A Discovery of Witches Episode 2 was tighter and more intriguing than the premiere, but it’s still let down by hackneyed writing.
I want to like A Discovery of Witches, and I feel as though I will eventually. It’s crafting an age-old conflict between witches and vampires with enough contemporary flavouring that it might, eventually, result in some of the magic we’re hearing so much about. Or perhaps that’s wishful thinking.
Either way, A Discovery of Witches Episode 2 was slightly better than the premiere episode… and still not very good. The writing continues to be laughably hackneyed and the plot is thus far little more than vague nods to stuff that might be happening here and there. But what’s actually happening, like, right now?
Well, in Venice a saucy young vampire, Juliette (Elarica Johnson), is sinking her teeth into tourists, much to the dismay of Gerbert D’Aurillac (Trevor Eve), the snooty head of the ancient family she belongs to. And she also has some kind of link to Matthew Clairemont (Matthew Goode), who buggers off to the country pile of a demon buddy so that he can chase down a stag and suck its blood – as a distraction, you see; he’s craving the nosey witch Diana Bishop (Teresa Palmer) and his lusting after human women has apparently gone badly for him in the past. (I can sympathise.)
So there’s that. Also in A Discovery of Witches Episode 2 is Peter Knox (Owen Teale), trying mightily to overcome the script’s inherent absurdity and doing a decent job of it. The introduction of various competing factions gives the show a bit of a broader mythology, but none of it strikes me as being particularly original. That shouldn’t necessarily matter, but if you’re going to peddle rote ideas, probably better to do it with a bit of panache. A Discovery of Witches has some of that in its globetrotting location photography, but not in its plot or its character writing, which is where it would have more of an impact.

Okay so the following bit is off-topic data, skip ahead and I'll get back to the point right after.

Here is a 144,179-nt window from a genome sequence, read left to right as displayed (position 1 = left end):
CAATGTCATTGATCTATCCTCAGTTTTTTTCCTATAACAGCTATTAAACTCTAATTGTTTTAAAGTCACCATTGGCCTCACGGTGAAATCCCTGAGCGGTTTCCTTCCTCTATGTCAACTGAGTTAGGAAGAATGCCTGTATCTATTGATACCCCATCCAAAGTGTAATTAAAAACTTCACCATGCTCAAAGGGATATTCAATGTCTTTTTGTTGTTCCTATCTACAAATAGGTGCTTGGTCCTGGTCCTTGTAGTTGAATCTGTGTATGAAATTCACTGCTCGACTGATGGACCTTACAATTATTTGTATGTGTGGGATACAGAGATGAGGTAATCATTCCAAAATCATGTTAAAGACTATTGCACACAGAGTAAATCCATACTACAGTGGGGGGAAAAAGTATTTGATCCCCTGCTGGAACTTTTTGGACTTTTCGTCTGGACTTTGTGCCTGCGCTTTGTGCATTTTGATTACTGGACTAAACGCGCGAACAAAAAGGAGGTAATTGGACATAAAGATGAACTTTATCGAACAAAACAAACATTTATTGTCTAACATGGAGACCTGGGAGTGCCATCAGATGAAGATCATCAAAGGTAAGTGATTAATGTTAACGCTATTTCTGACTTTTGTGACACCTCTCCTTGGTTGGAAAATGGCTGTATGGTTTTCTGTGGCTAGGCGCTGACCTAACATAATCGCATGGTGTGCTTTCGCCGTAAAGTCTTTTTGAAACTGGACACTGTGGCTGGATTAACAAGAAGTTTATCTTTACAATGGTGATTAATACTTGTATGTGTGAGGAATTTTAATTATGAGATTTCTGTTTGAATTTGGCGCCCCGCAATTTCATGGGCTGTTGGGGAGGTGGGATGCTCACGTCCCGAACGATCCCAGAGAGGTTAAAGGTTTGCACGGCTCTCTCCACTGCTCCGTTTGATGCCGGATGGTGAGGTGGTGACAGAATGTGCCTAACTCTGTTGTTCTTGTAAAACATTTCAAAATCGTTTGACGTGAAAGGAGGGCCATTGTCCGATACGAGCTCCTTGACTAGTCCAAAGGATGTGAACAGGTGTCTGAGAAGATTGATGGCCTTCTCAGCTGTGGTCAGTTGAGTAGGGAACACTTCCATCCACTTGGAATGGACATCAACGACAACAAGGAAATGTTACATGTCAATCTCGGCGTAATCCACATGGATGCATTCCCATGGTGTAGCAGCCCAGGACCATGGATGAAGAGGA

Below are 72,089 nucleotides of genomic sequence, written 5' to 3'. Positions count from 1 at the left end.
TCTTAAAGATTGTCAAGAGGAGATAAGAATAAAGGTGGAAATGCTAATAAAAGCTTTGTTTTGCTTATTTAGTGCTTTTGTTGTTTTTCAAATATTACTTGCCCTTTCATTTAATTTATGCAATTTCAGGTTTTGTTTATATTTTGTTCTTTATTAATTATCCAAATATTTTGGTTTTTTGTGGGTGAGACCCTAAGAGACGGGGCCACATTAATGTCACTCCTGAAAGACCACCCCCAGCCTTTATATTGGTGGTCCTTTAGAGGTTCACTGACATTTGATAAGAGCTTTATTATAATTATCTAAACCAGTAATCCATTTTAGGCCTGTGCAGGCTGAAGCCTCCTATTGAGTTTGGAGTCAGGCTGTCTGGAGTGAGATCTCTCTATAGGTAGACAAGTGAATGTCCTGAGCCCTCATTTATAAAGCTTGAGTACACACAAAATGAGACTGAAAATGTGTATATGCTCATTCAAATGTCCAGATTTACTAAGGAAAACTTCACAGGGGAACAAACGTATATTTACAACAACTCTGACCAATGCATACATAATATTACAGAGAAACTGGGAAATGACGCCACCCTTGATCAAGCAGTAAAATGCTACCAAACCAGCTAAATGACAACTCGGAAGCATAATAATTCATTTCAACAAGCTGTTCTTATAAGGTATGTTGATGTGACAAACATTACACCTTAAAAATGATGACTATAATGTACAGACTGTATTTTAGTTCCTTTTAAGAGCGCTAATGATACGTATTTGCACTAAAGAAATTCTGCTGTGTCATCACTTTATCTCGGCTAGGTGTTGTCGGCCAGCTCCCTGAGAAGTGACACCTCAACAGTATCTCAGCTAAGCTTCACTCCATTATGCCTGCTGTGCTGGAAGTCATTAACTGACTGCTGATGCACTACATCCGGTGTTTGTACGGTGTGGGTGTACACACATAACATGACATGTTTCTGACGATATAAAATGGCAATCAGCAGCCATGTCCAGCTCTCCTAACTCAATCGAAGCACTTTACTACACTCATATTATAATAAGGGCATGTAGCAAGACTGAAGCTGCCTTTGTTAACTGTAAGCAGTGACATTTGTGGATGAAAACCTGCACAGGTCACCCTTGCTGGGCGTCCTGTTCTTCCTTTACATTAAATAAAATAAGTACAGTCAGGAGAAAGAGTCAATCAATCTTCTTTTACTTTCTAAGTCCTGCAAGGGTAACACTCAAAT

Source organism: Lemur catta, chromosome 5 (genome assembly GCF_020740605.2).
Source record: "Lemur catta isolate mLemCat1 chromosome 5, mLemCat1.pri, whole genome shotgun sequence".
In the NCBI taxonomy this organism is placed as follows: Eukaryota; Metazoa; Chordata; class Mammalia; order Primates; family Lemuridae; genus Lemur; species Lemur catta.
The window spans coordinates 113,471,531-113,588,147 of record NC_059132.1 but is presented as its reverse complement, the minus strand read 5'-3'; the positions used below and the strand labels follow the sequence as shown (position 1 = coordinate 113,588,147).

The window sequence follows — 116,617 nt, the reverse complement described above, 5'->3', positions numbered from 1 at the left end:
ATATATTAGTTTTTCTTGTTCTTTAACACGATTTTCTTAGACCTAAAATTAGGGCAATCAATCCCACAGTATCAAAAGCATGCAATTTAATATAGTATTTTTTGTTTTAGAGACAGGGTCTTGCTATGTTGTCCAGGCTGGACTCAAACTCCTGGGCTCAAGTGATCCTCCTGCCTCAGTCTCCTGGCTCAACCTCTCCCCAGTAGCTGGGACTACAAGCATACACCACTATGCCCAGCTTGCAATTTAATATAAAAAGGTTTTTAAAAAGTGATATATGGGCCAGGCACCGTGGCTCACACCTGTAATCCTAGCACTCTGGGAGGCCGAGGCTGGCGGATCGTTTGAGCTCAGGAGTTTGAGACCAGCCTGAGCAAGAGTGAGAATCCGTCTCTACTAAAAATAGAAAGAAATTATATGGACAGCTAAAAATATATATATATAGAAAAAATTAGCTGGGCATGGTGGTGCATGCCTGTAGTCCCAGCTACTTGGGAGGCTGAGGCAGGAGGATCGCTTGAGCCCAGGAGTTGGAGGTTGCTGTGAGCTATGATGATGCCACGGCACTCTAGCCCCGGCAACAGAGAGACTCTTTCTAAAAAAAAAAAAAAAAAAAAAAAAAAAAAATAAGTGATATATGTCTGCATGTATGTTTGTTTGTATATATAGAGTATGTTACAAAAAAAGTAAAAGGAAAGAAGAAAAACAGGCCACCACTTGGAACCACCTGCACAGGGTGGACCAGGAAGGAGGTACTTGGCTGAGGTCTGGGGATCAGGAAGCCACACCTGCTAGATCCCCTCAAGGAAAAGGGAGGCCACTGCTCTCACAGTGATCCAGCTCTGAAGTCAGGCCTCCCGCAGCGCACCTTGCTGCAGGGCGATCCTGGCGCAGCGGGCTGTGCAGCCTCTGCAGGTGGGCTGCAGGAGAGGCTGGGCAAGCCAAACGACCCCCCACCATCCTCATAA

The budding romance between Matthew and Diana is also pretty toothless; of course vampires are horny, of course this one nobly feeds on wildlife rather than indulge his baser urges, and of course a reluctant witch tickles his fancy. They’re predictable, these sorts. Then again he can’t spend all of his time peering into microscopes or roaming the Bodleian Library (referred to insufferably as “The Bod” by those in the know) for ancient alchemical texts. Did the witches create the vampires? Can they “un-create” them? No idea. I’m hoping A Discovery of Witches gives me a reason to care.